Legal, moral, and ethical controversies happen often in health care. Recently the world media reported the legal case where the parents of 18-month-old boy with a terminal muscle-wasting disease expected to die within a year appealed to the court in order to stop the doctors from turning off the ventilator necessary to sustain his life. The baby “cannot breathe for himself, has to be fed through a tube, and can only move his eyebrows, feet, and fingers very slightly.” (CNN, 2005, para.2)
The doctors’ argued that his life was intolerable, while the parent opposed this claim by stating that the critter was still capable of enjoying communication with his parents.
The judge James Holman of the High Court in London said the following when explaining his decision in favour of the parents’ plea to leave the baby alive:
“He continues to see and hear and feel touch and to have awareness of his surroundings and in particular of the people who are close to him — his family — and to have the normal thought process of a small child of 18 months.” (CNN, 2005, para.6)
The judge agreed that the life of the boy is helpless and sad; however, he firmly opposed the idea of switching off the ventilator:
“I … consider that currently it is positively in his best interests to continue with continuous pressure ventilation and with the nursing and medical care that properly go with it.” (CNN, 2005, para.7)
However, the judge didn’t side with the parents concerning the issue of future treatment:
“Although siding with the boy’s parents on the main issue in the case, the judge also said he could not endorse other medical treatment which could inflict additional pain on the baby.” (CNN, 2005, para.9)
The Justice said the following:
“If that point is reached, it would be in his best interests then to withhold those procedures even though he would probably die.” (CNN, 2005, para.10)
In fact, this case is of particular importance for the medical community and wider public because it set a precedent:
“The case was believed to be the first in which doctors had asked to allow a patient who is not in a persistent negative state to die.” (CNN, 2005, para.2)
So now let me analyze the implications and consequences of the piece of information presented above. Was the doctors’ proposal ethical? Was it humane or cruel? Was it generous or unacceptable? These are the fundamental questions that have been troubling the world community for many decades already. The case presented above obviously sends the clear and consistent message that every life is equally valuable regardless of the state of a patient.
Generally, the presented media report will have implications for both healthcare workers and health organizations. Let me start with the influence on the healthcare workers.
On the practical level, the case has implications for nursing and medical care. Regardless of the state of the patient, nursing and health care services of adequate quality should be provided to them. It sometimes happens that ignorant and negligent doctors and nurses give up on “hopeless” patients and stop delivering quality services to them. This shouldn’t happen under any circumstances. The report clearly shows that healthcare workers should do their job regardless of the state of the patient. Any discrimination based of the conditions of the illness is very much frowned upon.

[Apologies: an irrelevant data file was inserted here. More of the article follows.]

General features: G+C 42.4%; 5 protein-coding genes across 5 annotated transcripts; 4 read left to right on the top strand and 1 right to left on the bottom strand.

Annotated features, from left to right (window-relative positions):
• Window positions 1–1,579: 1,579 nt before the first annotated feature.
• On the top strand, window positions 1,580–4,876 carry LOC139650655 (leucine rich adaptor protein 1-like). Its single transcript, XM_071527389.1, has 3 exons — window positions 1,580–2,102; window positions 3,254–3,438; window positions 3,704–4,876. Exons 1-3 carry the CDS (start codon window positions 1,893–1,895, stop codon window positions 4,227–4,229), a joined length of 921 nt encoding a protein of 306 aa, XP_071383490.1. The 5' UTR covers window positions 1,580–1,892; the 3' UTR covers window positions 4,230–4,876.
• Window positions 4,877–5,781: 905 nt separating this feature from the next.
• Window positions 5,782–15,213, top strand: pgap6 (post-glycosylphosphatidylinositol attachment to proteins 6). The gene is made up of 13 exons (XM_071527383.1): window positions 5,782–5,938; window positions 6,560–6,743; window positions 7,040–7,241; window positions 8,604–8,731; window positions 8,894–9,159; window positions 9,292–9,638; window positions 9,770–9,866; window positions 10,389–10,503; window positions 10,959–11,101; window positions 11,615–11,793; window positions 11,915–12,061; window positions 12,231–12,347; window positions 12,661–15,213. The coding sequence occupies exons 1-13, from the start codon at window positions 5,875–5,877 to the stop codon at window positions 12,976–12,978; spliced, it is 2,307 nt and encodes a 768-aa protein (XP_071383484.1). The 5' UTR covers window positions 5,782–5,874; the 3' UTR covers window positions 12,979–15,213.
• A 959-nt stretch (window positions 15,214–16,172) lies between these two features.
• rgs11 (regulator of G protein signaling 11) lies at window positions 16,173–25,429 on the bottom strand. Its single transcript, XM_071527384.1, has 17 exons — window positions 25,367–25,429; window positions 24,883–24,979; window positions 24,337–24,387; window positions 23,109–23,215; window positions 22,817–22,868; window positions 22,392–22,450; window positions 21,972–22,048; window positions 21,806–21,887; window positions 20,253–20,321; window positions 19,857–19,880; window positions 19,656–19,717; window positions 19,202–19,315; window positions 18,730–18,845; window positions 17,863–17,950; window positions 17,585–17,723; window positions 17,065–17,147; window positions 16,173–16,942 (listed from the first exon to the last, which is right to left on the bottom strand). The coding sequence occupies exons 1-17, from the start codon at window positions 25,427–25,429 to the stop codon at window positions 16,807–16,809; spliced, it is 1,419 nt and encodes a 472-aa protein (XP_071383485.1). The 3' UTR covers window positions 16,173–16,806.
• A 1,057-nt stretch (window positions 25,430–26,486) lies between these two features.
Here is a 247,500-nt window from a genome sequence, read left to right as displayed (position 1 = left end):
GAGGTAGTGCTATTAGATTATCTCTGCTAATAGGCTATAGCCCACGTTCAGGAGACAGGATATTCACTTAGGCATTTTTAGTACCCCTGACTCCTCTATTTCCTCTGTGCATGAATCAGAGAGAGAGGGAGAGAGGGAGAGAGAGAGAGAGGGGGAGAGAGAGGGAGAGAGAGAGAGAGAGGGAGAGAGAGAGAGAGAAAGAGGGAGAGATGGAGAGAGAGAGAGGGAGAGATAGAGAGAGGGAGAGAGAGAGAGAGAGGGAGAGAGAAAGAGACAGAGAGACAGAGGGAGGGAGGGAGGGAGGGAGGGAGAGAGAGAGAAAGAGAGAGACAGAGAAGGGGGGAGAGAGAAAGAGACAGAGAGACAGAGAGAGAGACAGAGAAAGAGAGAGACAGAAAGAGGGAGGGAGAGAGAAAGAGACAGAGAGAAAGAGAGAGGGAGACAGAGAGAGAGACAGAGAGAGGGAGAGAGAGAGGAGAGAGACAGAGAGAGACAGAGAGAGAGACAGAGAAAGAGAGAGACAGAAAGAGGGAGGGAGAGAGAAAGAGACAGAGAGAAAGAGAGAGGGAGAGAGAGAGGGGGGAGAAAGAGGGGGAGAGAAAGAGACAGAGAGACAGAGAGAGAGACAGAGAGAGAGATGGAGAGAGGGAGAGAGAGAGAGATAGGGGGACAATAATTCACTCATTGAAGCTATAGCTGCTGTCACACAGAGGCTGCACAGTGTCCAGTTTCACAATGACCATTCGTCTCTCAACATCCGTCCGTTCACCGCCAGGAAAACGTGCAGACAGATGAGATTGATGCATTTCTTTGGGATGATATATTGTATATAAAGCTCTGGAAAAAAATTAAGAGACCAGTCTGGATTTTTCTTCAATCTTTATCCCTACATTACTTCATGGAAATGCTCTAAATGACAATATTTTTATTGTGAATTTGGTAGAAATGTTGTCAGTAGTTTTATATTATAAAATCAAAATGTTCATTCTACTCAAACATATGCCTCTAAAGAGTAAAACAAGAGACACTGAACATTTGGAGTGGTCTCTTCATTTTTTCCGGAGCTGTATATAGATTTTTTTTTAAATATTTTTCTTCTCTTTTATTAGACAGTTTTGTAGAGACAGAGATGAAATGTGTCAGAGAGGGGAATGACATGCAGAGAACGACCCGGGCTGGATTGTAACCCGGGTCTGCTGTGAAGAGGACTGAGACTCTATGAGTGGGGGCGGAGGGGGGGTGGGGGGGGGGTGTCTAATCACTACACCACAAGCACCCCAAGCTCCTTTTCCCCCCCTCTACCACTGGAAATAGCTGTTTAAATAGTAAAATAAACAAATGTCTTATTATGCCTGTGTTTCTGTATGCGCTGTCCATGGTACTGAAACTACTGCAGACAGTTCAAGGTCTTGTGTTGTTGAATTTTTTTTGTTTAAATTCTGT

The case also sends the message to doctors that they shouldn’t try to interfere within the matters of life and death and push any stakeholder involved in the problem (patients, relatives, or authorities) to side with them on any decision.
As for implications for healthcare organizations, the report may have certain financial consequences for them. On the financial level, some proponents of euthanasia argue that health care provision to “hopeless” patients is too expensive. However, this report shows that hospitals are obliged to allocate sufficient financial resources on treatment of terminally ill patients on the same grounds as in cases with other patients.
Many hospitals perceive the technologies, medications, and labour used to sustain life of terminally ill patients as being used “in vain”; there were also some horrible cases when doctors/hospital staff performed euthanasia illegally.
The report definitely shows that the hospitals should allocate reasonable amount of money on the treatment of terminally ill patients. The article shows how patients in very bad condition can still enjoy the surrounding world and experience emotions; therefore, it’s the duty of healthcare organizations to provide decent conditions of life even to terminally ill patients. This can possibly include certain social activities, access to media and entertainment devices, proper diet etc.
So, the major implication for both healthcare workers and organizations is that no patient can be neglected because of his/her condition.
CNN.com. (March 15, 2006). “Court to doctors: Keep baby alive.” Retrieved March, 21, 2005, from
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